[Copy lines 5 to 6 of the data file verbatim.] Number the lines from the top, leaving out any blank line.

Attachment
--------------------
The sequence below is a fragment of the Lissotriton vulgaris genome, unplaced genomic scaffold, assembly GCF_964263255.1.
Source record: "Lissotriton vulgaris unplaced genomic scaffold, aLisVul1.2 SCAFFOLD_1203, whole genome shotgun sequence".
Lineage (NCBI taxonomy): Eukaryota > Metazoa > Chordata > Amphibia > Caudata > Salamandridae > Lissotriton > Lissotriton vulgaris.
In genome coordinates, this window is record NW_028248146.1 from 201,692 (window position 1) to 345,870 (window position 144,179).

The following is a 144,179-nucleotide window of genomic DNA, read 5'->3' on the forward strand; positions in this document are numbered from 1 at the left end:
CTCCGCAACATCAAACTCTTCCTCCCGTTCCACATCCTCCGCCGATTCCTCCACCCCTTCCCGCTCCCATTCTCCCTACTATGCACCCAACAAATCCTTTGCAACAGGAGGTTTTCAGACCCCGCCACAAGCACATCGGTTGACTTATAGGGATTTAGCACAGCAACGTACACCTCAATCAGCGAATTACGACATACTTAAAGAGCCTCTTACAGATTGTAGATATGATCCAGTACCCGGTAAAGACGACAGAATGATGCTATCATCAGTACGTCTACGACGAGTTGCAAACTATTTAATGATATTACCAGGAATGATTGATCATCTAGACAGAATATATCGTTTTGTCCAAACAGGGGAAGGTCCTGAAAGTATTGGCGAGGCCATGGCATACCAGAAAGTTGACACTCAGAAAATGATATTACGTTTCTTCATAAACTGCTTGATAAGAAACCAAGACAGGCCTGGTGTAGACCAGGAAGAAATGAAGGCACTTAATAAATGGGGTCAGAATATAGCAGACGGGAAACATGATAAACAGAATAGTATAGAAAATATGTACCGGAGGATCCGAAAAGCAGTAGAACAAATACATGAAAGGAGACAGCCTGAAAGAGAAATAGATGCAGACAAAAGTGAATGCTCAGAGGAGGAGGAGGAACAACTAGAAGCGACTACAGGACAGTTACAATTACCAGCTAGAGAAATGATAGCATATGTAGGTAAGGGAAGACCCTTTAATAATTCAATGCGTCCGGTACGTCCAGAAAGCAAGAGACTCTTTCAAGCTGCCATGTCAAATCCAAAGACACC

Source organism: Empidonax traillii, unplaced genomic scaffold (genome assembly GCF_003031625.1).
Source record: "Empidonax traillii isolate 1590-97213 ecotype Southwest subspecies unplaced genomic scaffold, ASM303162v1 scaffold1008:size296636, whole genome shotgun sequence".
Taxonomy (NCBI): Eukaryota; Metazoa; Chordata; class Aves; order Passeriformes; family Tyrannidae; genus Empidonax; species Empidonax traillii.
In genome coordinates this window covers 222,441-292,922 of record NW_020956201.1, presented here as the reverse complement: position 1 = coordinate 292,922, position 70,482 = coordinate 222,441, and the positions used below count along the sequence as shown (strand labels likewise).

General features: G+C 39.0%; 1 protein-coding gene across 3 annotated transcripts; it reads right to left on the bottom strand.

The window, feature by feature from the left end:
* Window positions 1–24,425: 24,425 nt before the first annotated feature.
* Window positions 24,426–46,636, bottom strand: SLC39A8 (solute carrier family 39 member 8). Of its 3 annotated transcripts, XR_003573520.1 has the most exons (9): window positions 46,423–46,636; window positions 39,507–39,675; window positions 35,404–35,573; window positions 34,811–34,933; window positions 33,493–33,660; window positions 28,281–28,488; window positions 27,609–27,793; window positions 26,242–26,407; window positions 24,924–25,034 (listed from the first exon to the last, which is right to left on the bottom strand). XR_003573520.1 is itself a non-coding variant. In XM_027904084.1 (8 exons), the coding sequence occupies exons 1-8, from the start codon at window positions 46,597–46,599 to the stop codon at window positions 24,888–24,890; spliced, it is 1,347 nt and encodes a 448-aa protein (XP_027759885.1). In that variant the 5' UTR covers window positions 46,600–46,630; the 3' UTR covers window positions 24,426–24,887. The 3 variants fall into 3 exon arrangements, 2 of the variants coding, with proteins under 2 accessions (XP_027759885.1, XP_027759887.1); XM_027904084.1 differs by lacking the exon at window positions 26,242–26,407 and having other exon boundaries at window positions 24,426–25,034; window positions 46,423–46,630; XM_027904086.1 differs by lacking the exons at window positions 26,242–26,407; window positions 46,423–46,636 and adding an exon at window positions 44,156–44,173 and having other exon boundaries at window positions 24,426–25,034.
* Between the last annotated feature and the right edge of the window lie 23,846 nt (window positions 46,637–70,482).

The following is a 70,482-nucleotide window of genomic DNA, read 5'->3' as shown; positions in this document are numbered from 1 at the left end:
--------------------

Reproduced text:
The following is a 144,179-nucleotide window of genomic DNA, read 5'->3' on the forward strand; positions in this document are numbered from 1 at the left end:
CTCCGCAACATCAAACTCTTCCTCCCGTTCCACATCCTCCGCCGATTCCTCCACCCCTTCCCGCTCCCATTCTCCCTACTATGCACCCAACAAATCCTTTGCAACAGGAGGTTTTCAGACCCCGCCACAAGCACATCGGTTGACTTATAGGGATTTAGCACAGCAACGTACACCTCAATCAGCGAATTACGACATACTTAAAGAGCCTCTTACAGATTGTAGATATGATCCAGTACCCGGTAAAGACGACAGAATGATGCTATCATCAGTACGTCTACGACGAGTTGCAAACTATTTAATGATATTACCAGGAATGATTGATCATCTAGACAGAATATATCGTTTTGTCCAAACAGGGGAAGGTCCTGAAAGTATTGGCGAGGCCATGGCATACCAGAAAGTTGACACTCAGAAAATGATATTACGTTTCTTCATAAACTGCTTGATAAGAAACCAAGACAGGCCTGGTGTAGACCAGGAAGAAATGAAGGCACTTAATAAATGGGGTCAGAATATAGCAGACGGGAAACATGATAAACAGAATAGTATAGAAAATATGTACCGGAGGATCCGAAAAGCAGTAGAACAAATACATGAAAGGAGACAGCCTGAAAGAGAAATAGATGCAGACAAAAGTGAATGCTCAGAGGAGGAGGAGGAACAACTAGAAGCGACTACAGGACAGTTACAATTACCAGCTAGAGAAATGATAGCATATGTAGGTAAGGGAAGACCCTTTAATAATTCAATGCGTCCGGTACGTCCAGAAAGCAAGAGACTCTTTCAAGCTGCCATGTCAAATCCAAAGACACC